THE HALF DECENT FOOTBALL MAGAZINE

14 May ~ Most bookmakers have England as third favourites to win the World Cup this summer. Their odds are always fanciful – driven down by patriotic bets made more in hope than belief. But a cursory glance around the competing squads should discourage any drunken wagering. It is not so much the players in the opposing squads that should deter potential gamblers, but who they can afford to leave out.

There were few surprises and no galling omissions in Fabio Capello's provisional 30-man squad. Capello seemed to struggle to find 30 quality players, not whittle them down. He drafted Jamie Carragher back from international retirement, tried to tempt Paul Scholes into the squad, picked Gareth Barry despite his injury and included injury-prone defenders Rio Ferdinand and Ledley King. The England manager only stopped short of naming Owen Hargreaves in the squad when his medical team ruled the Manchester United midfielder out. Capello is nothing if not pragmatic and, in fairness, it is difficult to find fault with any of these decisions. But his reliance on injured, untested or unfit players doesn't say much for the depth of talent at his disposal.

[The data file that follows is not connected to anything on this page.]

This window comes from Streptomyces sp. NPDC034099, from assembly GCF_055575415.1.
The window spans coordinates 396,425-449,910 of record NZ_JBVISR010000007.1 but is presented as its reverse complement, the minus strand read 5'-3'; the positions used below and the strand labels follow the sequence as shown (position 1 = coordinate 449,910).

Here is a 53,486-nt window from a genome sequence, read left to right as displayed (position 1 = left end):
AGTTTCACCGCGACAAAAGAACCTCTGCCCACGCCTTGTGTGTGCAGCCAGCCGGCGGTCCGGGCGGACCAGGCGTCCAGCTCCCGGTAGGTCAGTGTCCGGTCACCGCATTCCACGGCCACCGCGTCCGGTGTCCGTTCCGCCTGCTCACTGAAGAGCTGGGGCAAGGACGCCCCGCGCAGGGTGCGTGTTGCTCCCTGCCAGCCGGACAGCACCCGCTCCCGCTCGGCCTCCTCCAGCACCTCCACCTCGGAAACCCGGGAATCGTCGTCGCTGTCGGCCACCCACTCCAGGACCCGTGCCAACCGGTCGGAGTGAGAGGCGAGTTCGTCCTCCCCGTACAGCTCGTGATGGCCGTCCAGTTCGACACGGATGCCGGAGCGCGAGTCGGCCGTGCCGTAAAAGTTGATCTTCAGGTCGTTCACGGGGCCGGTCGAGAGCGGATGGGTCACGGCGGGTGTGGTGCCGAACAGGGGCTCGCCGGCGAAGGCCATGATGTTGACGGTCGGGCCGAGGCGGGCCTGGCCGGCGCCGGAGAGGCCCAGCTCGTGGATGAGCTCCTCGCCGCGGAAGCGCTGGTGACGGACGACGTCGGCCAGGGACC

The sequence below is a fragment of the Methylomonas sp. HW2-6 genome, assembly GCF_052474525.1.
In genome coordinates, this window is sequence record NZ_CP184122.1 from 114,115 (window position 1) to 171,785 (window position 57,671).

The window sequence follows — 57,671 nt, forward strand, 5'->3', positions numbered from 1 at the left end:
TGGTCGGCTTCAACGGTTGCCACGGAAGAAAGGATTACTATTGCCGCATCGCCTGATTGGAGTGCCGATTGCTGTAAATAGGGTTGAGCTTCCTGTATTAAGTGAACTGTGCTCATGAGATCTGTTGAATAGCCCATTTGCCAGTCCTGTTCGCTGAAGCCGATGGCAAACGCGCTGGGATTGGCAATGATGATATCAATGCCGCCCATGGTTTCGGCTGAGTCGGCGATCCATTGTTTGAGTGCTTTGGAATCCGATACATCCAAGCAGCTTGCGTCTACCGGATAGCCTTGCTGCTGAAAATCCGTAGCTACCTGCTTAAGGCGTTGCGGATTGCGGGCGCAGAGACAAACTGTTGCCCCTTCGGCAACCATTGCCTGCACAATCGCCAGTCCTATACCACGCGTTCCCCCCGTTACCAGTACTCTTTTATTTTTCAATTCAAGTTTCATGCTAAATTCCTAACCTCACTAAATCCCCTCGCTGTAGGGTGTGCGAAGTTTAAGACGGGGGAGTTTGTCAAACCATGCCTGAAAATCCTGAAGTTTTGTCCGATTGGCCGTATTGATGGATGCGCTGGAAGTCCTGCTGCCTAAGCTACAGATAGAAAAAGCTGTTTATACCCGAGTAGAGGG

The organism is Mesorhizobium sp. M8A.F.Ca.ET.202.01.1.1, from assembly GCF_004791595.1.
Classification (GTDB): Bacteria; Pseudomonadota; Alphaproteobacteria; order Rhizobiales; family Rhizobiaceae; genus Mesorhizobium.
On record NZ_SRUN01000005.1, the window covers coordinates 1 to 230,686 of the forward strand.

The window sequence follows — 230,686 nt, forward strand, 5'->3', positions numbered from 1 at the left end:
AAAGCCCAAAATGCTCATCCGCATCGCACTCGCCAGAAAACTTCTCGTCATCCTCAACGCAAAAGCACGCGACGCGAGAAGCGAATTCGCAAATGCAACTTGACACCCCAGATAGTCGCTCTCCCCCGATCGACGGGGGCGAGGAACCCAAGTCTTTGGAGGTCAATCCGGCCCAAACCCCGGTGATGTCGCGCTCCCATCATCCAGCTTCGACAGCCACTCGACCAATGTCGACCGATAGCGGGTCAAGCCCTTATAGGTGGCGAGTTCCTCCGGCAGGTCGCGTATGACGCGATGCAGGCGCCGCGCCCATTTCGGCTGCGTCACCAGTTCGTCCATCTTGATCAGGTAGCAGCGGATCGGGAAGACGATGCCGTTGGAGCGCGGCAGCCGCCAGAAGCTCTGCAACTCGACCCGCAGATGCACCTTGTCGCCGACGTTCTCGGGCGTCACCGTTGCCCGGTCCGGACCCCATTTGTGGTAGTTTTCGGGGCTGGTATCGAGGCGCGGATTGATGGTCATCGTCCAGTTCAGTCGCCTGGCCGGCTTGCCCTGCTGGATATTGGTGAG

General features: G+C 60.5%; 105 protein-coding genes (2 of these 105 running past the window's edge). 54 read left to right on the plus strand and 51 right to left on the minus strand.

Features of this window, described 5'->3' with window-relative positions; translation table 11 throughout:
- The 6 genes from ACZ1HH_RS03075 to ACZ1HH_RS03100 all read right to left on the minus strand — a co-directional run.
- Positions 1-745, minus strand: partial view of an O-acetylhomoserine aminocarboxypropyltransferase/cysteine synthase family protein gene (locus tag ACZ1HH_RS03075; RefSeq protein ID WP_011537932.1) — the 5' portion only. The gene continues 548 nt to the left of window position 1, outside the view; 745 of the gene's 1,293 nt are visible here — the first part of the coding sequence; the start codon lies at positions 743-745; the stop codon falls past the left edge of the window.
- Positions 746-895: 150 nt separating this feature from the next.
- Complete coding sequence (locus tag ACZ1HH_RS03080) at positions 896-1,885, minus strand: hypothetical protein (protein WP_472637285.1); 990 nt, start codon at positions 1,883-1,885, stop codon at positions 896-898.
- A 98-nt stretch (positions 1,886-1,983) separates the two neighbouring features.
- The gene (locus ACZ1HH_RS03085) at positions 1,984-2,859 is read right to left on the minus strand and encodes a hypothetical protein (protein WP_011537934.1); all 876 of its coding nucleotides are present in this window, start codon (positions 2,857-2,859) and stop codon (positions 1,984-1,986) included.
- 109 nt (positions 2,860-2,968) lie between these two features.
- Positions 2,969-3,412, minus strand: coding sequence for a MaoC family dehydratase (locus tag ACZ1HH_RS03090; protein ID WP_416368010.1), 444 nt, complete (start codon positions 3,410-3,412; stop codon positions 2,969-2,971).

The World Cup will not necessarily be won by the country with the best provisional 30-man squad but unlike many of his competitors, Capello didn't really have to struggle to leave anyone out. The same cannot be said for Argentina, who have longer odds than England. Diego Maradona could not find room for two men who will play in next Saturday's Champions League final – Javier Zanetti and Esteban Cambiasso. Maradona also left out Fernando Gago, the Real Madrid midfielder, and Gabriel Milito, the Barcelona centre-back, from his man squad.

The high-profile absentees from the Argentina squad can perhaps be explained away by the fact it was picked by Maradona. But he is not the only manager who will travel to South Africa without potential match-winners. Brazil will be without Ronaldinho, Alexandre Pato and Adriano. An unfancied France team had no place for Samir Nasri, Karim Benzema and Patrick Vieira. Italy left Antonio Cassano, Francesco Totti and Mario Balotelli behind. And Ruud van Nistelrooy, who has scored more international goals than England's five forwards put together, was left out of the Dutch squad.

Capello said yesterday that if his England squad don't reach the final they can count themselves failures. His confidence is admirable, but at those odds, not worth putting money on.

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